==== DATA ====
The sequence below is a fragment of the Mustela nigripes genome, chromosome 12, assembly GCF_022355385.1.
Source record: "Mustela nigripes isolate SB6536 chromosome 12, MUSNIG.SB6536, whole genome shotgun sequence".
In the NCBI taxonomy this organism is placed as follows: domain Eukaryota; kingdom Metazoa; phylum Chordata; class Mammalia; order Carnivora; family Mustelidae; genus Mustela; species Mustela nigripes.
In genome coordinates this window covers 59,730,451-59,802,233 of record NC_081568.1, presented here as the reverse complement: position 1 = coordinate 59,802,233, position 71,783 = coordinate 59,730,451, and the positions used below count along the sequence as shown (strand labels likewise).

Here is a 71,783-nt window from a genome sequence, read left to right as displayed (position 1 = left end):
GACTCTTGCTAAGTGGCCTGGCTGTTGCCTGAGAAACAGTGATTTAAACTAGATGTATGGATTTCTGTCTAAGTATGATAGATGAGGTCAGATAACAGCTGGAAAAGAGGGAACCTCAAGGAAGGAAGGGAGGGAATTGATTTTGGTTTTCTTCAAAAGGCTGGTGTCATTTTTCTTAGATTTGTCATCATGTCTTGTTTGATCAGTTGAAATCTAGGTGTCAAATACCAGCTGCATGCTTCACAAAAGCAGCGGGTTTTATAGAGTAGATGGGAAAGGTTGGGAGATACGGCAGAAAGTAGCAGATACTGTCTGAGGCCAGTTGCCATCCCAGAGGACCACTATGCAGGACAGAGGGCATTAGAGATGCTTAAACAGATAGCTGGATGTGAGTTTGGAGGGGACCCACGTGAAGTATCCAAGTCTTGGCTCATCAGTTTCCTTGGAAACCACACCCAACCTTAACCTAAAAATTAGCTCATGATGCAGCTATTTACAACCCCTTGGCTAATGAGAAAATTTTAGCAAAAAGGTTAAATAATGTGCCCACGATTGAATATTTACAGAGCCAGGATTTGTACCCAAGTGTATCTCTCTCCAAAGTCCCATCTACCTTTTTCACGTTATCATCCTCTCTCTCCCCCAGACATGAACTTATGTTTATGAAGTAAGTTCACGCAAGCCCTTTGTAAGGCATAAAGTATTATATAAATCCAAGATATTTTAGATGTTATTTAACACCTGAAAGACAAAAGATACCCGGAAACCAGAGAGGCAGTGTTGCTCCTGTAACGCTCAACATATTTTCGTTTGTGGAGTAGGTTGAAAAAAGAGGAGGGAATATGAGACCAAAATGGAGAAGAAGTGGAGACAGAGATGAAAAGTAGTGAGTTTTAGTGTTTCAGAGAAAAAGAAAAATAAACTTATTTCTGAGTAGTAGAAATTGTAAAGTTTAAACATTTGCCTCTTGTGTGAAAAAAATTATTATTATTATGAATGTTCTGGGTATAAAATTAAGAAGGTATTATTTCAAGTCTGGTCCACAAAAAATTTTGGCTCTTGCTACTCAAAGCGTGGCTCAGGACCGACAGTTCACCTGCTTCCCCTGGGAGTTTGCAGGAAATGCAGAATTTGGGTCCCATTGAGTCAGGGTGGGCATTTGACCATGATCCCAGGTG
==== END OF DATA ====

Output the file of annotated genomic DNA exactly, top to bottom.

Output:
The sequence below is a fragment of the Mustela nigripes genome, chromosome 12, assembly GCF_022355385.1.
Source record: "Mustela nigripes isolate SB6536 chromosome 12, MUSNIG.SB6536, whole genome shotgun sequence".
In the NCBI taxonomy this organism is placed as follows: domain Eukaryota; kingdom Metazoa; phylum Chordata; class Mammalia; order Carnivora; family Mustelidae; genus Mustela; species Mustela nigripes.
In genome coordinates this window covers 59,730,451-59,802,233 of record NC_081568.1, presented here as the reverse complement: position 1 = coordinate 59,802,233, position 71,783 = coordinate 59,730,451, and the positions used below count along the sequence as shown (strand labels likewise).

Here is a 71,783-nt window from a genome sequence, read left to right as displayed (position 1 = left end):
GACTCTTGCTAAGTGGCCTGGCTGTTGCCTGAGAAACAGTGATTTAAACTAGATGTATGGATTTCTGTCTAAGTATGATAGATGAGGTCAGATAACAGCTGGAAAAGAGGGAACCTCAAGGAAGGAAGGGAGGGAATTGATTTTGGTTTTCTTCAAAAGGCTGGTGTCATTTTTCTTAGATTTGTCATCATGTCTTGTTTGATCAGTTGAAATCTAGGTGTCAAATACCAGCTGCATGCTTCACAAAAGCAGCGGGTTTTATAGAGTAGATGGGAAAGGTTGGGAGATACGGCAGAAAGTAGCAGATACTGTCTGAGGCCAGTTGCCATCCCAGAGGACCACTATGCAGGACAGAGGGCATTAGAGATGCTTAAACAGATAGCTGGATGTGAGTTTGGAGGGGACCCACGTGAAGTATCCAAGTCTTGGCTCATCAGTTTCCTTGGAAACCACACCCAACCTTAACCTAAAAATTAGCTCATGATGCAGCTATTTACAACCCCTTGGCTAATGAGAAAATTTTAGCAAAAAGGTTAAATAATGTGCCCACGATTGAATATTTACAGAGCCAGGATTTGTACCCAAGTGTATCTCTCTCCAAAGTCCCATCTACCTTTTTCACGTTATCATCCTCTCTCTCCCCCAGACATGAACTTATGTTTATGAAGTAAGTTCACGCAAGCCCTTTGTAAGGCATAAAGTATTATATAAATCCAAGATATTTTAGATGTTATTTAACACCTGAAAGACAAAAGATACCCGGAAACCAGAGAGGCAGTGTTGCTCCTGTAACGCTCAACATATTTTCGTTTGTGGAGTAGGTTGAAAAAAGAGGAGGGAATATGAGACCAAAATGGAGAAGAAGTGGAGACAGAGATGAAAAGTAGTGAGTTTTAGTGTTTCAGAGAAAAAGAAAAATAAACTTATTTCTGAGTAGTAGAAATTGTAAAGTTTAAACATTTGCCTCTTGTGTGAAAAAAATTATTATTATTATGAATGTTCTGGGTATAAAATTAAGAAGGTATTATTTCAAGTCTGGTCCACAAAAAATTTTGGCTCTTGCTACTCAAAGCGTGGCTCAGGACCGACAGTTCACCTGCTTCCCCTGGGAGTTTGCAGGAAATGCAGAATTTGGGTCCCATTGAGTCAGGGTGGGCATTTGACCATGATCCCAGGTG